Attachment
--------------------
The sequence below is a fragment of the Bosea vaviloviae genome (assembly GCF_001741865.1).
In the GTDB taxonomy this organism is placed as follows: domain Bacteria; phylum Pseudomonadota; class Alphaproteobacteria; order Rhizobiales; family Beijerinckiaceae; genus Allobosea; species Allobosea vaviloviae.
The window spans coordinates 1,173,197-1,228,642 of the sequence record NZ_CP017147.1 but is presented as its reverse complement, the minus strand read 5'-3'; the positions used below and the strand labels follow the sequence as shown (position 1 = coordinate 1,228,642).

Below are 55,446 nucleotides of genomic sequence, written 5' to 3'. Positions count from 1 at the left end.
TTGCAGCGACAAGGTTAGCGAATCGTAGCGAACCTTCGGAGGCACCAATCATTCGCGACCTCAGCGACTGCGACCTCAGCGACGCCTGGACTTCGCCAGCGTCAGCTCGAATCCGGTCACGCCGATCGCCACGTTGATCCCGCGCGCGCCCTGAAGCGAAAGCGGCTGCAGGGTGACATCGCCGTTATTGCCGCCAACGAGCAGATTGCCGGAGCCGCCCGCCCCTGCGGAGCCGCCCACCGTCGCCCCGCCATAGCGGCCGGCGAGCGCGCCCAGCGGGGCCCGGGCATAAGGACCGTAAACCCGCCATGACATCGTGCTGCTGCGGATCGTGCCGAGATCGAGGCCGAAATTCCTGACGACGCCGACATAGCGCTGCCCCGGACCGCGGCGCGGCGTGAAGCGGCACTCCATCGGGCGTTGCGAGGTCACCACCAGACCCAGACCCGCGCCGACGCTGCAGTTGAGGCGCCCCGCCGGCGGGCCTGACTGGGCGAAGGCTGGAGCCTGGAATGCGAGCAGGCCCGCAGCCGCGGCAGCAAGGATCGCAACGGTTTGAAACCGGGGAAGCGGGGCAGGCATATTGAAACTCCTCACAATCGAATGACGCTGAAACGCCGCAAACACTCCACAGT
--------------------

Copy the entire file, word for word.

The sequence below is a fragment of the Bosea vaviloviae genome (assembly GCF_001741865.1).
In the GTDB taxonomy this organism is placed as follows: domain Bacteria; phylum Pseudomonadota; class Alphaproteobacteria; order Rhizobiales; family Beijerinckiaceae; genus Allobosea; species Allobosea vaviloviae.
The window spans coordinates 1,173,197-1,228,642 of the sequence record NZ_CP017147.1 but is presented as its reverse complement, the minus strand read 5'-3'; the positions used below and the strand labels follow the sequence as shown (position 1 = coordinate 1,228,642).

Below are 55,446 nucleotides of genomic sequence, written 5' to 3'. Positions count from 1 at the left end.
TTGCAGCGACAAGGTTAGCGAATCGTAGCGAACCTTCGGAGGCACCAATCATTCGCGACCTCAGCGACTGCGACCTCAGCGACGCCTGGACTTCGCCAGCGTCAGCTCGAATCCGGTCACGCCGATCGCCACGTTGATCCCGCGCGCGCCCTGAAGCGAAAGCGGCTGCAGGGTGACATCGCCGTTATTGCCGCCAACGAGCAGATTGCCGGAGCCGCCCGCCCCTGCGGAGCCGCCCACCGTCGCCCCGCCATAGCGGCCGGCGAGCGCGCCCAGCGGGGCCCGGGCATAAGGACCGTAAACCCGCCATGACATCGTGCTGCTGCGGATCGTGCCGAGATCGAGGCCGAAATTCCTGACGACGCCGACATAGCGCTGCCCCGGACCGCGGCGCGGCGTGAAGCGGCACTCCATCGGGCGTTGCGAGGTCACCACCAGACCCAGACCCGCGCCGACGCTGCAGTTGAGGCGCCCCGCCGGCGGGCCTGACTGGGCGAAGGCTGGAGCCTGGAATGCGAGCAGGCCCGCAGCCGCGGCAGCAAGGATCGCAACGGTTTGAAACCGGGGAAGCGGGGCAGGCATATTGAAACTCCTCACAATCGAATGACGCTGAAACGCCGCAAACACTCCACAGT